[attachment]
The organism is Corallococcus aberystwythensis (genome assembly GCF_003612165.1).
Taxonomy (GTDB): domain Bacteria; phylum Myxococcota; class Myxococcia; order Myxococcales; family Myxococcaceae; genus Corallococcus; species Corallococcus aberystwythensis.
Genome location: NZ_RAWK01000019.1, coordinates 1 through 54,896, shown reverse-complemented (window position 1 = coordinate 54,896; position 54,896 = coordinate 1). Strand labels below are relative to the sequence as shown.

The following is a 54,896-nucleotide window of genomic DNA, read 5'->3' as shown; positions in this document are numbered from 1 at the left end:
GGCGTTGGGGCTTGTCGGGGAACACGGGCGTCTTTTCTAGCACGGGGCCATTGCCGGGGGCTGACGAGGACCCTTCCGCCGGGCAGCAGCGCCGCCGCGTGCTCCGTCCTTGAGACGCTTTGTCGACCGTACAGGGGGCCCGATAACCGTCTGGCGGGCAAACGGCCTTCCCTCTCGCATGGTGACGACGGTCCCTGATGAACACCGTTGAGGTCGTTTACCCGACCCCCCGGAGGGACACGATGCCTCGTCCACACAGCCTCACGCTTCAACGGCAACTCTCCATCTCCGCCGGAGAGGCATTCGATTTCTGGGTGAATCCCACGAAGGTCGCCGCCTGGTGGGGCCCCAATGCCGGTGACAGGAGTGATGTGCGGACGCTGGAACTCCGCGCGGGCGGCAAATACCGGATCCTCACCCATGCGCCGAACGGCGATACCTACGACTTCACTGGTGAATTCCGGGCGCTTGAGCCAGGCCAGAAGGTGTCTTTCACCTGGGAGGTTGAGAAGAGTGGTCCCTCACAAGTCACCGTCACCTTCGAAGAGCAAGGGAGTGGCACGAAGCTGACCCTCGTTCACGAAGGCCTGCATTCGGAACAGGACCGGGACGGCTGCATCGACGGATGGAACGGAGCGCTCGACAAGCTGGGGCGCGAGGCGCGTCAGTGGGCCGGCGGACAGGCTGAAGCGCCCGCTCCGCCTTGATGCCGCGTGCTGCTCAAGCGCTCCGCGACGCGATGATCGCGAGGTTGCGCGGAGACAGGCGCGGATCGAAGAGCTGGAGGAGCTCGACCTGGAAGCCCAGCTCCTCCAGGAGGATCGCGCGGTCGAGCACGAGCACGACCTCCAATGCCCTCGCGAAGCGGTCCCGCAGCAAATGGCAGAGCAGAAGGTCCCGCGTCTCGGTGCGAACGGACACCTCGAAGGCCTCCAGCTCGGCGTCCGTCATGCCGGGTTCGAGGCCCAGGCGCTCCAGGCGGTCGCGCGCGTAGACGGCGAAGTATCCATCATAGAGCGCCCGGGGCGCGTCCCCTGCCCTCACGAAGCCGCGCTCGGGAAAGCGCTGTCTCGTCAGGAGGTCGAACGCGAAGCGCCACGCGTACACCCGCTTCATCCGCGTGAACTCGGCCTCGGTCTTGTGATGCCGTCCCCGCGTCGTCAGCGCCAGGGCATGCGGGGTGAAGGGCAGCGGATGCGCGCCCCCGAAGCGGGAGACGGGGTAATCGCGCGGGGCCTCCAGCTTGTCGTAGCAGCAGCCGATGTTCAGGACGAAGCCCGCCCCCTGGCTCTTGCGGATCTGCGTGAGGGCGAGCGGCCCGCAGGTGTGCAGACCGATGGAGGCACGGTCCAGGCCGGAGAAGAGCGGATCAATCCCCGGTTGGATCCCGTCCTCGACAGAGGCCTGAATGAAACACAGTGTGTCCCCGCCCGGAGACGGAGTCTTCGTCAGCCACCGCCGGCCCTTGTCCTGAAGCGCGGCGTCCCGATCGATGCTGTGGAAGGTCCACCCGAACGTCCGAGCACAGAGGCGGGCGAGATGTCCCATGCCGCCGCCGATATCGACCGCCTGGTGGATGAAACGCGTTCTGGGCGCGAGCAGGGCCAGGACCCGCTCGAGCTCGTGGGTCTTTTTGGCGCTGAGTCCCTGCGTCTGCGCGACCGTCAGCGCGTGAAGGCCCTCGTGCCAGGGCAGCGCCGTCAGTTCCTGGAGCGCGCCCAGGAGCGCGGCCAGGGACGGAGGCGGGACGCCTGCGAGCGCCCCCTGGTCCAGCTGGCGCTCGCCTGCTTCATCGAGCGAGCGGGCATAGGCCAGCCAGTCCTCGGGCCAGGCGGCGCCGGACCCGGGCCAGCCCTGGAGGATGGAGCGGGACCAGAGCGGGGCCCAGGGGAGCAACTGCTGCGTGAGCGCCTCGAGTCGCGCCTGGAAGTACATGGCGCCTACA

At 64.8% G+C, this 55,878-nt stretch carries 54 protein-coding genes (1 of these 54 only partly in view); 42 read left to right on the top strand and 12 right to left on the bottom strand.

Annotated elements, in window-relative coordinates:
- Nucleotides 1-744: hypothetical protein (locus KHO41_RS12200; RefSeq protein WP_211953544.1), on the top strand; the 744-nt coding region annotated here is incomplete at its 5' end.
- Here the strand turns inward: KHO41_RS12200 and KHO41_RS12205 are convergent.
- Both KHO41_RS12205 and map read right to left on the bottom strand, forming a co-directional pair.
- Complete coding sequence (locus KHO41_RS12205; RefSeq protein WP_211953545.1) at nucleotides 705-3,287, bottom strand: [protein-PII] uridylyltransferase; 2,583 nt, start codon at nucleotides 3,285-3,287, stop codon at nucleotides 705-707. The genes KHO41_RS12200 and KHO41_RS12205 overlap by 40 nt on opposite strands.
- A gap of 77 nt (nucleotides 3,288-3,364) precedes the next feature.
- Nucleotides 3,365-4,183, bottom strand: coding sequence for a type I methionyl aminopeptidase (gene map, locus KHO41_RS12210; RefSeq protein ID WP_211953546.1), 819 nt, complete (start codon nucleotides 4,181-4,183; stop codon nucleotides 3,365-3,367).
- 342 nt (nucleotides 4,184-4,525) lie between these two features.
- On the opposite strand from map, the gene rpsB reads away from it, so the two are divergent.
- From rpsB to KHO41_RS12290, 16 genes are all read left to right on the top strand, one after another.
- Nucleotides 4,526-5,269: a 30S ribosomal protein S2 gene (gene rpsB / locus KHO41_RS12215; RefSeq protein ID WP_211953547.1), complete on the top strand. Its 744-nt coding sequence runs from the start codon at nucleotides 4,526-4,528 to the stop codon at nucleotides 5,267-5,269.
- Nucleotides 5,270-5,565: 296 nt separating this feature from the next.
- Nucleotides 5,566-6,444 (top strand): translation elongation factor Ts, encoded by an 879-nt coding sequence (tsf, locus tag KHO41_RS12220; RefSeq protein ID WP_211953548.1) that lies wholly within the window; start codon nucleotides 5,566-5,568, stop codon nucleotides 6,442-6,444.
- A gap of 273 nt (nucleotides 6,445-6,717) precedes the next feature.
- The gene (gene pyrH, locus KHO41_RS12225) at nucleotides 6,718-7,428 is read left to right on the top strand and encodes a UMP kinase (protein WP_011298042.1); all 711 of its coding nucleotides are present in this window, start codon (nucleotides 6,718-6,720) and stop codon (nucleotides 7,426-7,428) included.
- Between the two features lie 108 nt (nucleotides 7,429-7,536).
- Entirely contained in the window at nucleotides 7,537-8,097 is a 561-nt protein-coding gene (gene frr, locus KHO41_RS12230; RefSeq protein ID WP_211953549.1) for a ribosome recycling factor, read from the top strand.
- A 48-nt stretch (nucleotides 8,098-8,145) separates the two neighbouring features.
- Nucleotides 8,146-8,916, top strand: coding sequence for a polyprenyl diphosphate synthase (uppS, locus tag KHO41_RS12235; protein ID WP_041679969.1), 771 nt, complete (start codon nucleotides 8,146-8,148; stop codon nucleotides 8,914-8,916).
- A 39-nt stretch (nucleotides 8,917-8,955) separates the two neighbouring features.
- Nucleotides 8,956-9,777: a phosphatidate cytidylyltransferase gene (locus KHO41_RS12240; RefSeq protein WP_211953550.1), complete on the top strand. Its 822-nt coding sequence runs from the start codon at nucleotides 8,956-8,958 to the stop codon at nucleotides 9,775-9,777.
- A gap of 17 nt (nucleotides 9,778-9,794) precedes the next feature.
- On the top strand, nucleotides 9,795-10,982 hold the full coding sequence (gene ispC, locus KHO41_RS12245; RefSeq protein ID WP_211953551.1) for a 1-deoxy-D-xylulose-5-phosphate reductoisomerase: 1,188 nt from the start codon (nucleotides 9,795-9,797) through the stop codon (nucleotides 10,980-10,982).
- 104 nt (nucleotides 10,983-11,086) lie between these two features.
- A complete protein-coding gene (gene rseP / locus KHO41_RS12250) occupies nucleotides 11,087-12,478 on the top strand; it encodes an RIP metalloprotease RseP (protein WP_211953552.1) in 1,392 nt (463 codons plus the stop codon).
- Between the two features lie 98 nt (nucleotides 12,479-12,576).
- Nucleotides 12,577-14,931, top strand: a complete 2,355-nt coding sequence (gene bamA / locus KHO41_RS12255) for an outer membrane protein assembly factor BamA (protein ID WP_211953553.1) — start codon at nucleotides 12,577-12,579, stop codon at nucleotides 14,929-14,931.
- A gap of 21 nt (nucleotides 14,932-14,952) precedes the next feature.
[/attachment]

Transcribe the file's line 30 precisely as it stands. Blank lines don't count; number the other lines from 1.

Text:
- 104 nt (nucleotides 10,983-11,086) lie between these two features.